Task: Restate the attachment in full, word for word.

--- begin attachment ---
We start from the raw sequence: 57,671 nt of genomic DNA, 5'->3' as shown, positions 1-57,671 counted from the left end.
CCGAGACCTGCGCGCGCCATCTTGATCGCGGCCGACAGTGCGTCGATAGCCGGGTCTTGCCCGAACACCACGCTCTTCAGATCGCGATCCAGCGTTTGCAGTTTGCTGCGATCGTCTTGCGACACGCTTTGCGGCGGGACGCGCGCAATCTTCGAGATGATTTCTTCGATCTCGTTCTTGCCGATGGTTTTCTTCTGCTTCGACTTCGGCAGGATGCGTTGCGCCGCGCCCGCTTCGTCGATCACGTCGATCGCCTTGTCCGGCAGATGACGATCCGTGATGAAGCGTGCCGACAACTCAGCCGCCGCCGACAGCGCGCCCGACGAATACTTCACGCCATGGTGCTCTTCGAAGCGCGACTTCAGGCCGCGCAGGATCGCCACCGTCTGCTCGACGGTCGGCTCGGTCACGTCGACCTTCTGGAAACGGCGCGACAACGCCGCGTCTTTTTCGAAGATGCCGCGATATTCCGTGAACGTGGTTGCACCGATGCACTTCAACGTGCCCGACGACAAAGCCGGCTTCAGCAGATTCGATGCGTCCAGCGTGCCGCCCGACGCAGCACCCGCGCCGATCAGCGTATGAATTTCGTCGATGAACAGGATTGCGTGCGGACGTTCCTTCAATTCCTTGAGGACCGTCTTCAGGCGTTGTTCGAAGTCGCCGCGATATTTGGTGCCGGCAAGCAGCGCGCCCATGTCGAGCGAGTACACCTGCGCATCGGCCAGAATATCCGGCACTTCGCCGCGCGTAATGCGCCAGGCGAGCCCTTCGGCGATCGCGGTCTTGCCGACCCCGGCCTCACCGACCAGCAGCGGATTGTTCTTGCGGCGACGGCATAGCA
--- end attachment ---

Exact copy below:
We start from the raw sequence: 57,671 nt of genomic DNA, 5'->3' as shown, positions 1-57,671 counted from the left end.
CCGAGACCTGCGCGCGCCATCTTGATCGCGGCCGACAGTGCGTCGATAGCCGGGTCTTGCCCGAACACCACGCTCTTCAGATCGCGATCCAGCGTTTGCAGTTTGCTGCGATCGTCTTGCGACACGCTTTGCGGCGGGACGCGCGCAATCTTCGAGATGATTTCTTCGATCTCGTTCTTGCCGATGGTTTTCTTCTGCTTCGACTTCGGCAGGATGCGTTGCGCCGCGCCCGCTTCGTCGATCACGTCGATCGCCTTGTCCGGCAGATGACGATCCGTGATGAAGCGTGCCGACAACTCAGCCGCCGCCGACAGCGCGCCCGACGAATACTTCACGCCATGGTGCTCTTCGAAGCGCGACTTCAGGCCGCGCAGGATCGCCACCGTCTGCTCGACGGTCGGCTCGGTCACGTCGACCTTCTGGAAACGGCGCGACAACGCCGCGTCTTTTTCGAAGATGCCGCGATATTCCGTGAACGTGGTTGCACCGATGCACTTCAACGTGCCCGACGACAAAGCCGGCTTCAGCAGATTCGATGCGTCCAGCGTGCCGCCCGACGCAGCACCCGCGCCGATCAGCGTATGAATTTCGTCGATGAACAGGATTGCGTGCGGACGTTCCTTCAATTCCTTGAGGACCGTCTTCAGGCGTTGTTCGAAGTCGCCGCGATATTTGGTGCCGGCAAGCAGCGCGCCCATGTCGAGCGAGTACACCTGCGCATCGGCCAGAATATCCGGCACTTCGCCGCGCGTAATGCGCCAGGCGAGCCCTTCGGCGATCGCGGTCTTGCCGACCCCGGCCTCACCGACCAGCAGCGGATTGTTCTTGCGGCGACGGCATAGCA